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Woloshin S, Schwartz LM, Welch HG. Know Your Chances: Understanding Health Statistics. Berkeley (CA): University of California Press; 2008.

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Know Your Chances: Understanding Health Statistics.

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Chapter 6Consider the Downsides

We have saved fivepence.

But at what cost?

Samuel Beckett, All That Fall

So far we have focused on benefit. That many treatments have benefits is the good news. You can probably guess the bad news: there are also downsides.

These downsides include side effects, cost, and inconvenience. We’re not going to say much about cost and inconvenience. Cost, of course, varies widely—it depends on the type of treatment, whether you have insurance, and what kind of policy you have. You have to learn what the cost is to you and decide how much it matters.

Inconvenience includes a whole range of potential nuisances. Medical care can be time-consuming and annoying—you need to make phone calls (and wait while you’re on hold), make appointments, go back for blood tests, fill out forms, get prescription refills, and so on. Again, you have to determine what the inconveniences will be and decide how much they matter.

In this chapter, we focus on side effects, the most important downsides you might experience.

All drugs and medical interventions have side effects. Although the benefit can be substantial, the side effects can be substantial too. And they may be so substantial that they overwhelm the benefit. We find it useful to think about two categories: symptom side effects and life-threatening side effects.

You should think about side effects the same way you’ve learned to think about benefit: be clear about the nature of the possible side effects of the intervention; and then, if any of them matter to you, get the numbers. This chapter lets you practice by using a few real drugs as examples. (We remind you again that we have no ties to any pharmaceutical company. Most important, we are not suggesting that you either use or avoid any of the drugs discussed.)

Let’s begin with symptom side effects, those effects that are unpleasant or even painful but not life-threatening. Many, if not most, Americans have seen the luna moth that is the symbol of the sleeping pill Lunesta. Sepracor, the drug’s manufacturer, spent over $250 million advertising the drug in 1 year. Here’s one of the magazine ads:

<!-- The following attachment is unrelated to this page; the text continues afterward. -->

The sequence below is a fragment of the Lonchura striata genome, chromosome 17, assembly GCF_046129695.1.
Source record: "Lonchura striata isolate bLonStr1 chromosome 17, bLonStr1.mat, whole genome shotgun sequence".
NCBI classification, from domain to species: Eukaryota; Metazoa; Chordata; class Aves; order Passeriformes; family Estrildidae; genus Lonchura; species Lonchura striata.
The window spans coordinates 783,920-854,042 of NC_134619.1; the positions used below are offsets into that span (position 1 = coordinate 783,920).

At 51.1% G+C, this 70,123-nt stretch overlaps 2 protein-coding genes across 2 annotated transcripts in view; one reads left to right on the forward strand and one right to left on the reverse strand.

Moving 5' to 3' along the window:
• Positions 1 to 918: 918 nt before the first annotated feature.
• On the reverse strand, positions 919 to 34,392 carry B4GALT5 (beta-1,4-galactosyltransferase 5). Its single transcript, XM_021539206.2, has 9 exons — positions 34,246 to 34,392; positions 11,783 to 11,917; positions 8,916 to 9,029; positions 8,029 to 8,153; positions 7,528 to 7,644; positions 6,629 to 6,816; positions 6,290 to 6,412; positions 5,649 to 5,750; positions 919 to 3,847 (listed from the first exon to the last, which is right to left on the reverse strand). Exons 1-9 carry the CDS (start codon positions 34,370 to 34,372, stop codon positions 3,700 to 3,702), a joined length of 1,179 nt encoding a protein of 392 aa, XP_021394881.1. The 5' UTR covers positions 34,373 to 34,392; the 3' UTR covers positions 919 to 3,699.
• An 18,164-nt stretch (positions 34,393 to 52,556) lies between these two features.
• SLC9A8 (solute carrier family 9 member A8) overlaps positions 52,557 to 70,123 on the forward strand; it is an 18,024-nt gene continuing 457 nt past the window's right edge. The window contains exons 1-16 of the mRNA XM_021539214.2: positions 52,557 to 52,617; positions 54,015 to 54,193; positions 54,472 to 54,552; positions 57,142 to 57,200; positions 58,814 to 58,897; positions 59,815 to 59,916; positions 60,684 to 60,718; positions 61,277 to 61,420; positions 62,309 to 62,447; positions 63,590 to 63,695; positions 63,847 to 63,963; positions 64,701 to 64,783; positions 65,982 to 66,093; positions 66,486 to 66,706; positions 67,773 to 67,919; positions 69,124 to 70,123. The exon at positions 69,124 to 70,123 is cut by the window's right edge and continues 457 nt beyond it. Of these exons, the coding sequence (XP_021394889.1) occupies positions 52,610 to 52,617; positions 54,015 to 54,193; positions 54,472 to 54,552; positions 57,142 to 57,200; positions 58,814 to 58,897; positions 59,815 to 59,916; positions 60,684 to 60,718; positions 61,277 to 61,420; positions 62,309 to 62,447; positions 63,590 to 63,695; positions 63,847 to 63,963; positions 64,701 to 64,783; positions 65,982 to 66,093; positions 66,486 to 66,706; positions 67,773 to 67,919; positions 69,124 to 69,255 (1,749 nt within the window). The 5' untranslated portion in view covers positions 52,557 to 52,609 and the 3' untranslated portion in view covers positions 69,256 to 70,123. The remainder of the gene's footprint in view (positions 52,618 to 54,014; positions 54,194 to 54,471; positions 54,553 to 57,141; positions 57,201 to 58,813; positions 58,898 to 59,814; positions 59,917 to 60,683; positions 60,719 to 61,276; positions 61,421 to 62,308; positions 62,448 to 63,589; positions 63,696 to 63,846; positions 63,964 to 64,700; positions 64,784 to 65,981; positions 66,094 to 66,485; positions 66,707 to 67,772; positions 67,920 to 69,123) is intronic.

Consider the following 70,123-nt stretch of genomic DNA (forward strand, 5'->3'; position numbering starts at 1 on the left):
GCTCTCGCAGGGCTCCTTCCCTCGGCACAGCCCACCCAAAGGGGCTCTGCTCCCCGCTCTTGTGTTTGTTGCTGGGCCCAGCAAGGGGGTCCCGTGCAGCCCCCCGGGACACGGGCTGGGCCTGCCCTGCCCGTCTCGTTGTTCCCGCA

Image ucalpkycf10.jpg

The U.S. Food and Drug Administration (FDA) requires that direct-to-consumer drug advertisements include a description of frequently occurring side effects. We’ve highlighted how this was done in the Lunesta ad. As you can see, four side effects are noted: unpleasant taste, headache, drowsiness, and dizziness.

If you care about any of these side effects, your next step is to get the numbers—to find out how often people taking the drug experience the side effects. Unfortunately, getting the numbers is not an easy task. This ad doesn’t provide any of the statistics (in fact, they are not available even in the “patient information” that appears in small print on the page following the ad). All you get is a list of possible side effects. Without the numbers, how can you possibly decide whether to take the drug?

Consider one of the side effects listed for Lunesta, drowsiness. Here, drowsiness means feeling sleepy the next day (when you want to be awake and alert). Would you be happy if the pill helped you sleep better at night but made you feel drowsy the next day? What chance of next-day drowsiness would be acceptable to you? If everyone who took the pill felt drowsy the next day, you probably wouldn’t want to take it. But if only 1 person in a million who took the drug felt drowsy the next day, most of us would be willing to take the chance. So what are the real numbers?

As we said, these numbers aren’t as accessible as they should be. We had to track down the original data, which appeared in the biggest scientific study of Lunesta, published in the medical journal Sleep1 Information from this study was used by the FDA in deciding whether to approve the drug. (We hope that the FDA will change the rules for writing drug ads to require drug makers to include the statistics on side effects directly in the ad, so consumers aren’t forced to track down the original studies.)

It turns out that Lunesta actually has quite a few side effects. In the study, people were given either Lunesta or a placebo. In addition to seeing whether Lunesta helped people sleep better, the scientists conducting the study also paid attention to problems people experienced, such as drowsiness, dry mouth, and nausea; and they investigated whether people taking Lunesta had these problems more often than people taking a placebo.

Comparing the results of taking the drug to the results of taking a placebo is crucial; after all, everyone experiences drowsiness, dry mouth, or nausea at one time or another. The normal background level of all these things is captured by seeing how often they occur in the placebo group. By comparing the Lunesta group with the placebo group, scientists can isolate the effects of Lunesta; that is, they can judge how much more often side effects occurred with Lunesta after the background level is accounted for.

In the study, the scientists listed nine side effects that occurred more often with Lunesta. We’ll focus on the six most common problems. Just as we did when looking at benefit, we created a table showing the starting risk of each side effect (the percentage of the placebo group who experienced the side effect) and the modified risk (the percentage of the Lunesta group who experienced the side effect).2

Symptom Side Effects
(Time frame: over 6 months)
Starting Risk